The timing could not have been worse for a political crisis to erupt in Italy. While the European Union has shown itself united in its support for Ukraine in the face of its aggression by Russia on February 24, Italian leader Mario Draghi was forced to resign on Thursday morning after being disavowed by three parties of his coalition in the Senate on Wednesday evening. The president, Sergio Mattarella, immediately decided to dissolve the Assembly, triggering early elections.
Italy now risks seeing the most right-wing parties take power. Because the arch-favorite in the upcoming election is the so-called “center-right” coalition, which brings together Forza Italia, the right-wing party of Silvio Berlusconi, and the far right represented by La Ligue of populist anti-migrant tribune Matteo Salvini and Fratelli d’Italia. What consequences for Italy, the European Union and France could this accession to power of the far right have? 20 minutes asked the question to Dominique Moïsi, special adviser to the Institut Montaigne, according to whom “the risk is to create contagion to other European countries”, including France.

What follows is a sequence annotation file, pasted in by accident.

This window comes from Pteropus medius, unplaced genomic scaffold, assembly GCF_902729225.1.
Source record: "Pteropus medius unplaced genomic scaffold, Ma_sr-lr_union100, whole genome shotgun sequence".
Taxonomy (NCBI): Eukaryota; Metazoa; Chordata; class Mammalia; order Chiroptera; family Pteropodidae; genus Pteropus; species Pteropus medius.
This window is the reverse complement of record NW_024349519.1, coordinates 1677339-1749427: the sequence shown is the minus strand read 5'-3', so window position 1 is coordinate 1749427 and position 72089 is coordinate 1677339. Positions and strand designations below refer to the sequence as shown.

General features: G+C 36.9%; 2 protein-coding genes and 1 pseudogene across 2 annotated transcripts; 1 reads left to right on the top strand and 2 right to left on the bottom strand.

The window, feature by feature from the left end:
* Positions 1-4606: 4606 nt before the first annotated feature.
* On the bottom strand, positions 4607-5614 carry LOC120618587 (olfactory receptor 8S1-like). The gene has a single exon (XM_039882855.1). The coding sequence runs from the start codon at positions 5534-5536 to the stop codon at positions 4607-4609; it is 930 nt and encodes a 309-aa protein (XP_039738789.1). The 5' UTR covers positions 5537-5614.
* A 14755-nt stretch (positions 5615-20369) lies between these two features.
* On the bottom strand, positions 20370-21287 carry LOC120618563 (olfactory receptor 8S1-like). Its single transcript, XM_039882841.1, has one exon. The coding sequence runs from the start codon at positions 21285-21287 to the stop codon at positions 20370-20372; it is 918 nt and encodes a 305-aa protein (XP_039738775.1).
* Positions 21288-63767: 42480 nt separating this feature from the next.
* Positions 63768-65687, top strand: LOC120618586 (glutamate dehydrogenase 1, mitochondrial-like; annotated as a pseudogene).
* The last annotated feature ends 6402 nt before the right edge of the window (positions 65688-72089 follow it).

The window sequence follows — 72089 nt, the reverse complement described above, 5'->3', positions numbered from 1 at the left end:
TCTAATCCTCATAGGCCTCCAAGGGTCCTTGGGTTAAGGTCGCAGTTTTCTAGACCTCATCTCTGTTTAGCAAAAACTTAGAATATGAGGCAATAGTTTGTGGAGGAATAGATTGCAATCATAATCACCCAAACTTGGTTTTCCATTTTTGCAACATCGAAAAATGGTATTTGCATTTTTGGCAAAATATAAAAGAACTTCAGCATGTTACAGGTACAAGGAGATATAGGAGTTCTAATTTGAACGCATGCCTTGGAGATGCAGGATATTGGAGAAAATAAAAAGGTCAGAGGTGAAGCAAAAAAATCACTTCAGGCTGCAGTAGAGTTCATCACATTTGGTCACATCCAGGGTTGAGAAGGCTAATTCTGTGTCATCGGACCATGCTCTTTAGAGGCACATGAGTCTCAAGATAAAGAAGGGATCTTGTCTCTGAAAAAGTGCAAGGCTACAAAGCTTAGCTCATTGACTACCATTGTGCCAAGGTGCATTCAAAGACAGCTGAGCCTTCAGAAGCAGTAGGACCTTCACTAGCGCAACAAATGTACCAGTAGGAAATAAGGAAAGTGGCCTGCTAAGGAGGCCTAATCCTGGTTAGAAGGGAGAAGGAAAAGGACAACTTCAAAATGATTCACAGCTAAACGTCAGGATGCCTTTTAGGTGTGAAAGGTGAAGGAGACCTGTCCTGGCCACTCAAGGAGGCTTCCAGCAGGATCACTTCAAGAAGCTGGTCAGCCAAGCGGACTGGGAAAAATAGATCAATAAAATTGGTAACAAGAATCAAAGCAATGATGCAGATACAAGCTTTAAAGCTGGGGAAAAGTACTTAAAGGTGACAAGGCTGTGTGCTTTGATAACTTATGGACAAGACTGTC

What timetable for the legislative elections?
These early elections caused by the dissolution of the Assembly by the Italian head of state should be held at the end of September or the beginning of October. The Italian media put forward several possible dates for these elections: September 18 and 25, or October 2. If several dates are thus mentioned, the only certainty: they must be held within 70 days of the dissolution of parliament. Thereafter, parliament must convene within 20 days of the poll. In the meantime, the government in place continues to manage current affairs.
The situation is complicated by the budget, which must be presented to parliament by October 15. The organization of elections, the electoral campaign, the appointment of a government and then its assumption of office upset this calendar. But according to The echoesthis date could be brought forward before the election and allow Marion Draghi a last act in power.
What political future is taking shape in Italy?
If we must not sell the skin of the bear before having killed it, the polls agree to place the most right-wing parties as favorites in the race, led by Brothers of Italy, led by Giorgia Meloni. The latter is given the lead with nearly 24% of the voting intentions, ahead of the Democratic Party (22%) and the League of Matteo Salvini (14%), according to a poll by the SWG institute carried out on July 18. The party of sulphurous former Prime Minister Silvio Berlusconi, Forza Italia, is due to win 7.4% of the vote and Giuseppe Conte’s 5 Star Movement (M5S) 11.2%.
According to Dominique Moïsi, “we still have visions of what will happen” and “Giorgia Meloni is cited to succeed Mario Draghi”, he predicts. “This vision of an alliance of the most right-wing parties taking power is worrying,” he adds.
What are the consequences for Italy?